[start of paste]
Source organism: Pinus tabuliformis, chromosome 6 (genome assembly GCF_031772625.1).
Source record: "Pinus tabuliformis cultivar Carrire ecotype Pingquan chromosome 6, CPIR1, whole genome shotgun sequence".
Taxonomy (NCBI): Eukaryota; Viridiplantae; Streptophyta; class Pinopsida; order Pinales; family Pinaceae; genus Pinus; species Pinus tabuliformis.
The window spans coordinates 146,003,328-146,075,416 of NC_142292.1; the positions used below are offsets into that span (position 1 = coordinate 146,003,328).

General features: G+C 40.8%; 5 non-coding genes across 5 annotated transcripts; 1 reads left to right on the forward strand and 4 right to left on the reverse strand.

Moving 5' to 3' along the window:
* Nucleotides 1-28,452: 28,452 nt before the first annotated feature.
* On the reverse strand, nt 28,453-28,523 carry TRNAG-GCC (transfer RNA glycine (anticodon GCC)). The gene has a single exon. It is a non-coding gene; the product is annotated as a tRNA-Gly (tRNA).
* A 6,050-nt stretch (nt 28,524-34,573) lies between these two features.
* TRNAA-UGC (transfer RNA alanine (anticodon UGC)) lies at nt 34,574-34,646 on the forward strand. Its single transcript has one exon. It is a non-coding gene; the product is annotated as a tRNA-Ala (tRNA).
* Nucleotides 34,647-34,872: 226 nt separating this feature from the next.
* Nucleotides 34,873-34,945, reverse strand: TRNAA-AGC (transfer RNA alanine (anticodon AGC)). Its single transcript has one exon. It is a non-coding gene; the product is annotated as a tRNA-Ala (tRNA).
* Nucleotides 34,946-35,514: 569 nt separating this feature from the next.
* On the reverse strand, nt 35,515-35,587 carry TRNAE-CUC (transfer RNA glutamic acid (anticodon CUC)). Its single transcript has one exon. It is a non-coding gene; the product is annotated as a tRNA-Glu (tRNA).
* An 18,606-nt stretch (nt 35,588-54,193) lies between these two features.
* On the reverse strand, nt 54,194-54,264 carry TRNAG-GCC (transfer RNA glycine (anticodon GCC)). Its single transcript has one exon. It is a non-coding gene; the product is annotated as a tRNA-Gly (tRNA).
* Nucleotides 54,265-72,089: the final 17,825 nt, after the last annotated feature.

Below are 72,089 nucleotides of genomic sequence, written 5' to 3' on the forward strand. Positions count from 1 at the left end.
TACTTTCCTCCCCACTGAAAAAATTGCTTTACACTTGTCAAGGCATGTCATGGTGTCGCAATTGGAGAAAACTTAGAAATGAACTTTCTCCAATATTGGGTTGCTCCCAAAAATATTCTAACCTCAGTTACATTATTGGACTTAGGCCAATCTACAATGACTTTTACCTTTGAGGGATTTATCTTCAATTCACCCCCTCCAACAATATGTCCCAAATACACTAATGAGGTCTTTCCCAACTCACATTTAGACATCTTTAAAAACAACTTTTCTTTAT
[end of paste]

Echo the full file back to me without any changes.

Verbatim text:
Source organism: Pinus tabuliformis, chromosome 6 (genome assembly GCF_031772625.1).
Source record: "Pinus tabuliformis cultivar Carrire ecotype Pingquan chromosome 6, CPIR1, whole genome shotgun sequence".
Taxonomy (NCBI): Eukaryota; Viridiplantae; Streptophyta; class Pinopsida; order Pinales; family Pinaceae; genus Pinus; species Pinus tabuliformis.
The window spans coordinates 146,003,328-146,075,416 of NC_142292.1; the positions used below are offsets into that span (position 1 = coordinate 146,003,328).

General features: G+C 40.8%; 5 non-coding genes across 5 annotated transcripts; 1 reads left to right on the forward strand and 4 right to left on the reverse strand.

Moving 5' to 3' along the window:
* Nucleotides 1-28,452: 28,452 nt before the first annotated feature.
* On the reverse strand, nt 28,453-28,523 carry TRNAG-GCC (transfer RNA glycine (anticodon GCC)). The gene has a single exon. It is a non-coding gene; the product is annotated as a tRNA-Gly (tRNA).
* A 6,050-nt stretch (nt 28,524-34,573) lies between these two features.
* TRNAA-UGC (transfer RNA alanine (anticodon UGC)) lies at nt 34,574-34,646 on the forward strand. Its single transcript has one exon. It is a non-coding gene; the product is annotated as a tRNA-Ala (tRNA).
* Nucleotides 34,647-34,872: 226 nt separating this feature from the next.
* Nucleotides 34,873-34,945, reverse strand: TRNAA-AGC (transfer RNA alanine (anticodon AGC)). Its single transcript has one exon. It is a non-coding gene; the product is annotated as a tRNA-Ala (tRNA).
* Nucleotides 34,946-35,514: 569 nt separating this feature from the next.
* On the reverse strand, nt 35,515-35,587 carry TRNAE-CUC (transfer RNA glutamic acid (anticodon CUC)). Its single transcript has one exon. It is a non-coding gene; the product is annotated as a tRNA-Glu (tRNA).
* An 18,606-nt stretch (nt 35,588-54,193) lies between these two features.
* On the reverse strand, nt 54,194-54,264 carry TRNAG-GCC (transfer RNA glycine (anticodon GCC)). Its single transcript has one exon. It is a non-coding gene; the product is annotated as a tRNA-Gly (tRNA).
* Nucleotides 54,265-72,089: the final 17,825 nt, after the last annotated feature.

Below are 72,089 nucleotides of genomic sequence, written 5' to 3' on the forward strand. Positions count from 1 at the left end.
TACTTTCCTCCCCACTGAAAAAATTGCTTTACACTTGTCAAGGCATGTCATGGTGTCGCAATTGGAGAAAACTTAGAAATGAACTTTCTCCAATATTGGGTTGCTCCCAAAAATATTCTAACCTCAGTTACATTATTGGACTTAGGCCAATCTACAATGACTTTTACCTTTGAGGGATTTATCTTCAATTCACCCCCTCCAACAATATGTCCCAAATACACTAATGAGGTCTTTCCCAACTCACATTTAGACATCTTTAAAAACAACTTTTCTTTAT